The B-17E (299-O) was an extensive redesign of that used in previous models up to the B-17D. The most obvious change was a redesigned vertical stabilizer, originally developed for the Boeing 307 by George S. Schairer. The new fin had a distinctive shape for the time, with the other end of the fuselage retaining the well-framed, ten panel bombardier’s nose glazing from the B-series design.
Because experience had shown that the plane would be vulnerable to attack from behind, both a tail gunner’s position and powered fully traversable dorsal turret behind the cockpit, each armed with a pair of “light-barrel” Browning AN/M2 .50 cal. machine guns, were added to the B-17E design. Until this modification, crews had had to devise elaborate maneuvers to deal with a direct attack from behind, including jerking the aircraft laterally, allowing the waist gunners to alternate shots at enemy fighters.
The configuration with 3-window box would also appear on the B-29, and also adopted by Soviet bombers as late as the Tupolev Tu-16 Badger, and in different form on the B-52. The teardrop-shaped sliding panels of the waist gunners were replaced by larger rectangular windows, directly across the fuselage from each other, for better visibility. In the initial fifth of the production run, the ventral bathtub gun emplacement of the C and D versions was replaced by a remote-sighted Bendix turret, very similar to the unit placed on the B-25B Mitchell medium bomber of the same period, which proved to be a disappointment in usability, resulting in the remaining E-series aircraft being fitted with a Sperry ball turret, to be used for all succeeding B-17 versions.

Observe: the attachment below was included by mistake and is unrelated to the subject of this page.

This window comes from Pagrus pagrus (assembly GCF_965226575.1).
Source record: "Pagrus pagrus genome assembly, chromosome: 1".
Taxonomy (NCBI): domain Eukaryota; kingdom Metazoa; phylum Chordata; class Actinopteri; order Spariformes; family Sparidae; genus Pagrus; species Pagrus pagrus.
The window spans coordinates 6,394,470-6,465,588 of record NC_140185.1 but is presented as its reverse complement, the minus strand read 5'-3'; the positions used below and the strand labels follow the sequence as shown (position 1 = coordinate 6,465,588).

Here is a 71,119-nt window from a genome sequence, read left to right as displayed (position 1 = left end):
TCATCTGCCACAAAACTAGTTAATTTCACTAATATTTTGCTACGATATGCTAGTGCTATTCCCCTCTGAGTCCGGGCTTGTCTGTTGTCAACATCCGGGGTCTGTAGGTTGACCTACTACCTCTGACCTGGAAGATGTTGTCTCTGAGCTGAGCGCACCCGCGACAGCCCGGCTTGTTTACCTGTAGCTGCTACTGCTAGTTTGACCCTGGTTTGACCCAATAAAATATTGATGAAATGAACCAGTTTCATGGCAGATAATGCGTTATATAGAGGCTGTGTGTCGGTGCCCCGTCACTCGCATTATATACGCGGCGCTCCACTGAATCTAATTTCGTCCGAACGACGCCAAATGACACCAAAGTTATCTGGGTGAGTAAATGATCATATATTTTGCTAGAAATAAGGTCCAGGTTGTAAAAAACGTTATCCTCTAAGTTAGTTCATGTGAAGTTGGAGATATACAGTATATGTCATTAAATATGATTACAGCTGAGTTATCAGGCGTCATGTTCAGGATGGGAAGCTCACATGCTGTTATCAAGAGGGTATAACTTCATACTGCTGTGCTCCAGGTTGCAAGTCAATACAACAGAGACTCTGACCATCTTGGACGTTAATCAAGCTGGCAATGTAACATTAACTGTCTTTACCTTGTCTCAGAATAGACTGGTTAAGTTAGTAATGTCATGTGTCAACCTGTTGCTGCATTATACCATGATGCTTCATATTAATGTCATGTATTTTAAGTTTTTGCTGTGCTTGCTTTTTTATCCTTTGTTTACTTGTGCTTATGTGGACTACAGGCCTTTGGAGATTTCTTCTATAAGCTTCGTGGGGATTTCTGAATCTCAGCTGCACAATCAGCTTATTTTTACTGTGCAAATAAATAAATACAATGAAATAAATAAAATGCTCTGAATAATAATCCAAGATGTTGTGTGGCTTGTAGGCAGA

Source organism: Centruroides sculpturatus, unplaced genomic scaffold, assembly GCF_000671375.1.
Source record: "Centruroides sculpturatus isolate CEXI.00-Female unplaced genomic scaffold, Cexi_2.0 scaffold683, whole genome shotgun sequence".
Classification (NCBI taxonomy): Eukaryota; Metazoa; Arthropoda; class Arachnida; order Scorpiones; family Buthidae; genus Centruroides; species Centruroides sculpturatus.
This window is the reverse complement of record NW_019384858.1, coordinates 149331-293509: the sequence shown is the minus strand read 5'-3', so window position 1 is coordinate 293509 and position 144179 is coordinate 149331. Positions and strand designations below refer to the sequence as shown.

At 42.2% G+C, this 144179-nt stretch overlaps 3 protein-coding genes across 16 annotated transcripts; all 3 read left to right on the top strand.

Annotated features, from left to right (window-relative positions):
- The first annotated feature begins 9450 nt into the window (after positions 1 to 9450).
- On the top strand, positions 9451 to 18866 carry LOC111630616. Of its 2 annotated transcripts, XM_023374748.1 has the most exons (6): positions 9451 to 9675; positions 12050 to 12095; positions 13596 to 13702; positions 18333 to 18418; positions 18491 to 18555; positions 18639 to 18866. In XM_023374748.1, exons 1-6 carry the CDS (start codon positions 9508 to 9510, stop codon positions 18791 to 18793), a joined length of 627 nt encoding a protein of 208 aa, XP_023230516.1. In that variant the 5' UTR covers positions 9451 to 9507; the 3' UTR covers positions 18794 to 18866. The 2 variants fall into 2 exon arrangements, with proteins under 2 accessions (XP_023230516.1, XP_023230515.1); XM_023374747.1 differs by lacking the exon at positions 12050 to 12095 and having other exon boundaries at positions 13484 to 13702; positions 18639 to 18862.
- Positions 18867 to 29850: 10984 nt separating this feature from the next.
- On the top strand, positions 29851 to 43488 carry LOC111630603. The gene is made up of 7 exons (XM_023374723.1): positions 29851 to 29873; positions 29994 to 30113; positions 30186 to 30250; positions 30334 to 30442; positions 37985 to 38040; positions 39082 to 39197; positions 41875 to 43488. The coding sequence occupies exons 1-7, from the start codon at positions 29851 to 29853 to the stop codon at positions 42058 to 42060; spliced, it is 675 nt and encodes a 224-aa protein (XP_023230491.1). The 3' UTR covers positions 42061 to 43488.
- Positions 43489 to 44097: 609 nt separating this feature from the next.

The new 1/72 Academy B-17E Flying Fortress ‘Pacific Theater’ theme is the latest iteration from Academy if this model kit. As with other Academy Limited Editions, the B-17E Pacific Theater features 4 different markings and the decal sheet also as usual is printed by Cartograf.
The tooling has been standing quite well the test of time. There is no flash o heavy mold lines on this model kit. The clear parts are quite transparent with no injection flow marks to write home about. The panel lines are receded and in comparison with the B-17 in the same scale from Revell, these lines are more subtle on the Academy counterpart. Academy is the only one I know of [correct me if I’m wrong] with a B-17 ‘E’ version in 1/72 and I believe in also that there’s no E version in 1/48th scale either.
The cockpit area is is very scarce but personally I don’t mind it that much because everything in there will be almost non-visible. In this regard -the cockpit- and although not the same version, Revell’s 1/72 B-17G is better appointed. The fuselage halves go together nicely as well as the wings. The rear tail gun area is molded in clear. I like the fact that the turbo charges are molded separately. This will ease painting and weathering in the area. The bomb bay comes with positionable bomb doors.